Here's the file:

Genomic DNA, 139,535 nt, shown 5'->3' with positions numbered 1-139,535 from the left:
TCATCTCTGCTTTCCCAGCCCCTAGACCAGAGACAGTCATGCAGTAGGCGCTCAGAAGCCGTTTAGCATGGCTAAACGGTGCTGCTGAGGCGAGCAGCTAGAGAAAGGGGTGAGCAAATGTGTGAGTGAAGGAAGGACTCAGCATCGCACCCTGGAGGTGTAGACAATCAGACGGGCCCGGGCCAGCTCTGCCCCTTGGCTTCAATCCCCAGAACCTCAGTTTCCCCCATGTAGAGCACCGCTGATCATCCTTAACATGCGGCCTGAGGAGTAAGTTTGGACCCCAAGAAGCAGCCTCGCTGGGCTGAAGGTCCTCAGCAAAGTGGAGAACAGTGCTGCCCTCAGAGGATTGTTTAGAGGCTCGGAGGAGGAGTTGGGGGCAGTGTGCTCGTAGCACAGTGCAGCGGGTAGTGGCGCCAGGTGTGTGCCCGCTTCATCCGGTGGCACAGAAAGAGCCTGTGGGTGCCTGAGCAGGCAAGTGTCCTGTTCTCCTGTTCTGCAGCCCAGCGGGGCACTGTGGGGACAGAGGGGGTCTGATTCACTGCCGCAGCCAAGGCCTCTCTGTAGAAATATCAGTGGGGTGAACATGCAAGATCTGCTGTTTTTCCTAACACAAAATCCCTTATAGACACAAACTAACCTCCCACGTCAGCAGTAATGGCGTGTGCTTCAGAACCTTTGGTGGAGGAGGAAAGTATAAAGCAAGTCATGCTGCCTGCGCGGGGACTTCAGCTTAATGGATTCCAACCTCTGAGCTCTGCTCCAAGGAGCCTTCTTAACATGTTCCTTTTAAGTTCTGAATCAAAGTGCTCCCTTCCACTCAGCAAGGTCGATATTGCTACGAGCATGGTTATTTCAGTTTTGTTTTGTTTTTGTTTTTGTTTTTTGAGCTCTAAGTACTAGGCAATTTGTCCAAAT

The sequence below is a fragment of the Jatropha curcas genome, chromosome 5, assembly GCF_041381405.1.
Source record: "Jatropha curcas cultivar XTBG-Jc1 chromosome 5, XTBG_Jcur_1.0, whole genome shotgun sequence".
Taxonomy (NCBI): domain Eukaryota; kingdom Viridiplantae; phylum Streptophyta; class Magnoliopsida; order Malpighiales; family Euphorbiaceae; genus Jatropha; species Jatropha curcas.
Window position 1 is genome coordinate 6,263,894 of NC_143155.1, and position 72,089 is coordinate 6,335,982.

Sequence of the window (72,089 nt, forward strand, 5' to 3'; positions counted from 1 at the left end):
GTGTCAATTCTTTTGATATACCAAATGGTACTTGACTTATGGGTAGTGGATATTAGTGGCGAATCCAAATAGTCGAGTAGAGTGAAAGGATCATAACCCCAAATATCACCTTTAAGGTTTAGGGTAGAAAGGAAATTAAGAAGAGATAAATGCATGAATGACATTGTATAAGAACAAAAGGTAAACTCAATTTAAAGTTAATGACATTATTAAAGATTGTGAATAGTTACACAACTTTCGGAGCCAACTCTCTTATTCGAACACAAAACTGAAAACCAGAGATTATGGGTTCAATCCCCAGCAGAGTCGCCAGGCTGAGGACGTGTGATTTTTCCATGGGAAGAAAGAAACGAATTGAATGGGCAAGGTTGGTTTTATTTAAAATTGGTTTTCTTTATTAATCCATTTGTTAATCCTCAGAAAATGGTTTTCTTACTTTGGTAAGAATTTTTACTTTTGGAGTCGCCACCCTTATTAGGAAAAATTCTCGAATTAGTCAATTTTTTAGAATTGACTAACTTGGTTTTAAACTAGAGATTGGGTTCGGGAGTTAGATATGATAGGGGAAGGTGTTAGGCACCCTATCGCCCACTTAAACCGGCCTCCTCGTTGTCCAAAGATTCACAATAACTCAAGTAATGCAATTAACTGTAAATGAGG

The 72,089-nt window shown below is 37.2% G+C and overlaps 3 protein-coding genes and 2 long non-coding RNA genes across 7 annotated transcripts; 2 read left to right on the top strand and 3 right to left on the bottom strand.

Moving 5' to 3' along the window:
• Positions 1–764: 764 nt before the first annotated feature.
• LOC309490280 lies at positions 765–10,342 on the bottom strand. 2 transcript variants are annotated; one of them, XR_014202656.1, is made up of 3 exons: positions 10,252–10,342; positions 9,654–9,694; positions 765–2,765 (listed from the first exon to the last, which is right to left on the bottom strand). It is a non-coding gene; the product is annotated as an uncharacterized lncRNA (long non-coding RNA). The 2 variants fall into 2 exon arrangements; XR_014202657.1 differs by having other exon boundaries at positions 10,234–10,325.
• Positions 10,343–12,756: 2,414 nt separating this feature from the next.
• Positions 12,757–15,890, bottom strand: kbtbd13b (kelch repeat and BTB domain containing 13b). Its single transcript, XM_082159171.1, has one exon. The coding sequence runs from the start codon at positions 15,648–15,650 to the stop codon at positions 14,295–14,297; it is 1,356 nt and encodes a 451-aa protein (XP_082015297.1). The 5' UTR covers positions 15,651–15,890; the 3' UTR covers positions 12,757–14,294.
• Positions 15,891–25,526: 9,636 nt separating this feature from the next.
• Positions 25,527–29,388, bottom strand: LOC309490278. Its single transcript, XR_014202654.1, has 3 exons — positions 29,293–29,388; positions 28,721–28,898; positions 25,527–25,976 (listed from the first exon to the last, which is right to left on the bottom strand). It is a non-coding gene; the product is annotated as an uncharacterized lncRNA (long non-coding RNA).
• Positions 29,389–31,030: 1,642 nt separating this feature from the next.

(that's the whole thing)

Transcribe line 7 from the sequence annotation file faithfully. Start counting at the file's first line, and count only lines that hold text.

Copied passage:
Sequence of the window (72,089 nt, forward strand, 5' to 3'; positions counted from 1 at the left end):